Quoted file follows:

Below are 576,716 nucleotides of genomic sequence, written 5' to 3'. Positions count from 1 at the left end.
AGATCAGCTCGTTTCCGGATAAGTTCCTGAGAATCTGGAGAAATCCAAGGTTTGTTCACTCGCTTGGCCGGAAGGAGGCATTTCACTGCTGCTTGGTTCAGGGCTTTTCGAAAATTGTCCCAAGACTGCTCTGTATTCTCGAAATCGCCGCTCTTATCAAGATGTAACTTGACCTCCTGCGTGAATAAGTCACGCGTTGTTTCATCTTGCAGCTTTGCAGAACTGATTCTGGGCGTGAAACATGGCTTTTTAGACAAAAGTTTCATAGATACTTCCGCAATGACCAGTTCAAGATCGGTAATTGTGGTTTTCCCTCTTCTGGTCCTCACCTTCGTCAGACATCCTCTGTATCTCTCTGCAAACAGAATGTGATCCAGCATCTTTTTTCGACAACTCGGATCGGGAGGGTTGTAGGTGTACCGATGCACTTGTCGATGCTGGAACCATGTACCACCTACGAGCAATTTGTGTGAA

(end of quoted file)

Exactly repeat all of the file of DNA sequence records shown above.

Below are 576,716 nucleotides of genomic sequence, written 5' to 3'. Positions count from 1 at the left end.
AGATCAGCTCGTTTCCGGATAAGTTCCTGAGAATCTGGAGAAATCCAAGGTTTGTTCACTCGCTTGGCCGGAAGGAGGCATTTCACTGCTGCTTGGTTCAGGGCTTTTCGAAAATTGTCCCAAGACTGCTCTGTATTCTCGAAATCGCCGCTCTTATCAAGATGTAACTTGACCTCCTGCGTGAATAAGTCACGCGTTGTTTCATCTTGCAGCTTTGCAGAACTGATTCTGGGCGTGAAACATGGCTTTTTAGACAAAAGTTTCATAGATACTTCCGCAATGACCAGTTCAAGATCGGTAATTGTGGTTTTCCCTCTTCTGGTCCTCACCTTCGTCAGACATCCTCTGTATCTCTCTGCAAACAGAATGTGATCCAGCATCTTTTTTCGACAACTCGGATCGGGAGGGTTGTAGGTGTACCGATGCACTTGTCGATGCTGGAACCATGTACCACCTACGAGCAATTTGTGTGAA